A habitual DUI offender is a danger on the road, and most states have strict consequences to face once a DUI offender hits a “third strike” conviction. After a third DUI conviction in Colorado in seven years, an offender could be considered a habitual offender, leading to much more serious level of restrictions on their freedom, including their freedom to drive with an ignition interlock device.
As a court-designated habitual traffic offender (HTO), you are not only guilty of your Colorado DUI convictions, you are also a generally dangerous driver in the eyes of the law. Once that happens, you are not considered safe enough to drive any vehicles for five years – not for personal use and not “on the job.” You are looking at a lengthy period of begging for rides from friends, riding your bicycle (keep it sober!) or paying for a taxi to get you around town. After one year, if you are approved, you could be allowed to drive again, as long as you have an ignition interlock installed. However, as much as ignition interlock devices are a reliable solution to keep drunk drivers off the roads, your approval is not guaranteed and you could have to serve all five years of your license suspension.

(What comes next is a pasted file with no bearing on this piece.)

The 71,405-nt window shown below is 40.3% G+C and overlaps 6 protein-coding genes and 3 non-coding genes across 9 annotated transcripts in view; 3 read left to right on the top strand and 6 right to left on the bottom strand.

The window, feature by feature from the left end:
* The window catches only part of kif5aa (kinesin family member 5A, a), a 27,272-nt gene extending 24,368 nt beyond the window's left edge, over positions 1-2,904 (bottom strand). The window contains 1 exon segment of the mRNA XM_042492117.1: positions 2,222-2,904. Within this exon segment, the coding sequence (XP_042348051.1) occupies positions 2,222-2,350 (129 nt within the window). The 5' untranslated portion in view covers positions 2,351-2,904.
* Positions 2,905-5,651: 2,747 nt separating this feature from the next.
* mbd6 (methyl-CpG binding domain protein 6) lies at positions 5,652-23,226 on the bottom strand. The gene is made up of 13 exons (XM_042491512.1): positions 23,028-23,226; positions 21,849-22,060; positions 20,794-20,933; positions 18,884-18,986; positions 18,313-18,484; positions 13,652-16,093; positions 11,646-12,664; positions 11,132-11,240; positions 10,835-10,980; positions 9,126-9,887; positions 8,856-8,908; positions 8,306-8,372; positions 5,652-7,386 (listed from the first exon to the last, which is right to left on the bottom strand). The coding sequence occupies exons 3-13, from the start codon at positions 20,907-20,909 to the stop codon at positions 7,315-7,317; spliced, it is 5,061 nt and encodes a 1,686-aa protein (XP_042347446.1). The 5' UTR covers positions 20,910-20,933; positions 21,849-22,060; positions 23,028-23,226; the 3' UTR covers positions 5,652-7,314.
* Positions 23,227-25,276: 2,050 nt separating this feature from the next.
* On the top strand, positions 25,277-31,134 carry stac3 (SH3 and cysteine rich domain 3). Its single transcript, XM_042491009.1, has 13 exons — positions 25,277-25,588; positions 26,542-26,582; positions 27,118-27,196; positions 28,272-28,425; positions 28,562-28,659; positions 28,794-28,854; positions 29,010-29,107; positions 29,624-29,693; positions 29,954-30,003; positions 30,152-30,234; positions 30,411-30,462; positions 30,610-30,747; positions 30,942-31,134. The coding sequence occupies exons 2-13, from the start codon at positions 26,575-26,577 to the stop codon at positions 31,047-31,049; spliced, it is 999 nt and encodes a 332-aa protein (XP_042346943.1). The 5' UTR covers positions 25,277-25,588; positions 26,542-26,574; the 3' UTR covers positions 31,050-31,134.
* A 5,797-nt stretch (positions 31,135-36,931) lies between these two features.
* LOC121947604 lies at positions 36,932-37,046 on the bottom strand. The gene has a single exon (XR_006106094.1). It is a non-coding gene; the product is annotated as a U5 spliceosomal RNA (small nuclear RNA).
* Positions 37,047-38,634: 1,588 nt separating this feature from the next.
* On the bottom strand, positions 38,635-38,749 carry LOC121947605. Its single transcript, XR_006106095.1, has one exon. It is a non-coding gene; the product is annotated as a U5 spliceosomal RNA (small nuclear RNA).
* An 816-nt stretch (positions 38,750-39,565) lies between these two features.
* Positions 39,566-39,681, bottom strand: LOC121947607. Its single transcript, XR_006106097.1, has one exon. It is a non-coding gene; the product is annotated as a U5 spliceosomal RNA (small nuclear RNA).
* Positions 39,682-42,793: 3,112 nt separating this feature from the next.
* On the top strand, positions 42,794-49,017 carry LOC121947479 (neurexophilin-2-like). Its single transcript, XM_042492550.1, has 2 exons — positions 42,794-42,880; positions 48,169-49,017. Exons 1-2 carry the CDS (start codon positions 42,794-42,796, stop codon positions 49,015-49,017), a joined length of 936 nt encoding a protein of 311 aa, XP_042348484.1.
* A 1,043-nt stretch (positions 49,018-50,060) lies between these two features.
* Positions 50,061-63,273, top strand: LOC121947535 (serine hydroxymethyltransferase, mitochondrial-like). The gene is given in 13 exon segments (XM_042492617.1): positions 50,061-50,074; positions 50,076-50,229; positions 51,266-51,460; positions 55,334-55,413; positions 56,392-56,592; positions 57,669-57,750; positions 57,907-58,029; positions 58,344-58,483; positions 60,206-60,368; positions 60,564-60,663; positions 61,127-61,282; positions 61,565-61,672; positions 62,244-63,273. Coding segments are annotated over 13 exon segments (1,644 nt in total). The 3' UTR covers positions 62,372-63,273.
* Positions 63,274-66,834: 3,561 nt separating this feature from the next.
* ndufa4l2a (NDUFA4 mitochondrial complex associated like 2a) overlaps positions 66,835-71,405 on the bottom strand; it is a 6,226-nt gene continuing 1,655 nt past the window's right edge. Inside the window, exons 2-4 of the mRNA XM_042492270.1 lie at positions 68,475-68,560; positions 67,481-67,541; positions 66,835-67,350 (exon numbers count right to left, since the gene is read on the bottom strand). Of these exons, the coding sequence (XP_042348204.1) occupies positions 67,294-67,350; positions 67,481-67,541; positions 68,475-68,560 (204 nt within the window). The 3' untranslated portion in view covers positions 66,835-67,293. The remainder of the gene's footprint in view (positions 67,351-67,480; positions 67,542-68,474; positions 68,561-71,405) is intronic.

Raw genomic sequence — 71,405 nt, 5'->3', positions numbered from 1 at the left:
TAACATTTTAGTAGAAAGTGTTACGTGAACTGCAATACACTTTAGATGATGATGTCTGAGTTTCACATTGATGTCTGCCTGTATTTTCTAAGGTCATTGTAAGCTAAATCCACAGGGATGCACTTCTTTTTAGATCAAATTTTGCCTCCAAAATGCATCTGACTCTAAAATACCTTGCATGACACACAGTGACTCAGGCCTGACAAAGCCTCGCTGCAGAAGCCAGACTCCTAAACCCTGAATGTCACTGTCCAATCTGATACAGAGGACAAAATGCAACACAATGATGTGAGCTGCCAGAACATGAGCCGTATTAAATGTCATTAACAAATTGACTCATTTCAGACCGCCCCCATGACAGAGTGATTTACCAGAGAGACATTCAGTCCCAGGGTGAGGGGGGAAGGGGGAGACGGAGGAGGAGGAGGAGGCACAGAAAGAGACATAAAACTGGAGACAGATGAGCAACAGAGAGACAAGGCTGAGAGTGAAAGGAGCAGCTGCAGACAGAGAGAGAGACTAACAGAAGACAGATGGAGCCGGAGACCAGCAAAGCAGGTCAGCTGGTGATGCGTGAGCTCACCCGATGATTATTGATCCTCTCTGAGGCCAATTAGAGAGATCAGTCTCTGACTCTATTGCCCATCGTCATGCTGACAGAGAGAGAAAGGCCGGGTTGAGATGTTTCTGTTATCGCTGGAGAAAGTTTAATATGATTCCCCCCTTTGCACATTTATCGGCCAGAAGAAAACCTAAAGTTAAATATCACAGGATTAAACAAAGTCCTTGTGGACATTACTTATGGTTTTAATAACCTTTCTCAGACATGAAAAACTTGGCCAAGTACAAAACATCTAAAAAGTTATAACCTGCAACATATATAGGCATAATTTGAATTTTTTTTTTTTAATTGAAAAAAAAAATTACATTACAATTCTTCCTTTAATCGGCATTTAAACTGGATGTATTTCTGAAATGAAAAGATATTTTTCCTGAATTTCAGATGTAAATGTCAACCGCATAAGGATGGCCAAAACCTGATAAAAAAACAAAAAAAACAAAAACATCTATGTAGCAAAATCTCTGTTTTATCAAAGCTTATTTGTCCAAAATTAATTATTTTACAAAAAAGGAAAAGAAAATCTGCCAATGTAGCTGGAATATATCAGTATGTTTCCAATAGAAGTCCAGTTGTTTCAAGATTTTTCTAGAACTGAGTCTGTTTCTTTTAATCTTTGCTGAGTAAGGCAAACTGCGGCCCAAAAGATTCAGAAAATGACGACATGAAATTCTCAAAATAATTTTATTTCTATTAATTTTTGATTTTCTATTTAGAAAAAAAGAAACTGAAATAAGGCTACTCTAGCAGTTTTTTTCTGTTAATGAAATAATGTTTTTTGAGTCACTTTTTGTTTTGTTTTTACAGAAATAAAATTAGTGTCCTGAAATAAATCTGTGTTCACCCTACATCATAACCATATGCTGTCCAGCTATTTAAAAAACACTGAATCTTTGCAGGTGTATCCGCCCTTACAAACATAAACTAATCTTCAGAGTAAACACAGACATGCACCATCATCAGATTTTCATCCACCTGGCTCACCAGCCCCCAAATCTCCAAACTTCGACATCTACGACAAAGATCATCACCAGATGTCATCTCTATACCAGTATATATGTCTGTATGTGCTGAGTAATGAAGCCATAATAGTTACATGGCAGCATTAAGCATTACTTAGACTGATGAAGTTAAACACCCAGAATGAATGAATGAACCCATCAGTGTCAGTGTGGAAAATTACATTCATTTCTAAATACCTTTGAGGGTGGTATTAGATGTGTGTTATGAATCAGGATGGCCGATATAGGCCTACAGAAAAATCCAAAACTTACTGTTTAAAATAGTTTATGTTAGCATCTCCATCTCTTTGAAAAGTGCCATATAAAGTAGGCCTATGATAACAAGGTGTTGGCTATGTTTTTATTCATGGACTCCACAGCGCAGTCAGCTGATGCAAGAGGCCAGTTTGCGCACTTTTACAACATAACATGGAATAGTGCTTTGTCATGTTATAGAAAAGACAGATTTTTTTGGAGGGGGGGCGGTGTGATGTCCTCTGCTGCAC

If you are looking at an HTO charge after your third DUI in Colorado, you probably realize the error of your ways and that you are not above the law, despite what the alcohol has told you in the past. But, perhaps before that moment of self-reflection, you could trust the advice of friends, law enforcement and the public at large and refuse to ever drive if you have been drinking. That way, you are demonstrating a healthy, habitual relationship with safe driving and responsible drinking, and not one where you are counting the DUIs that got you the HTO status to begin with.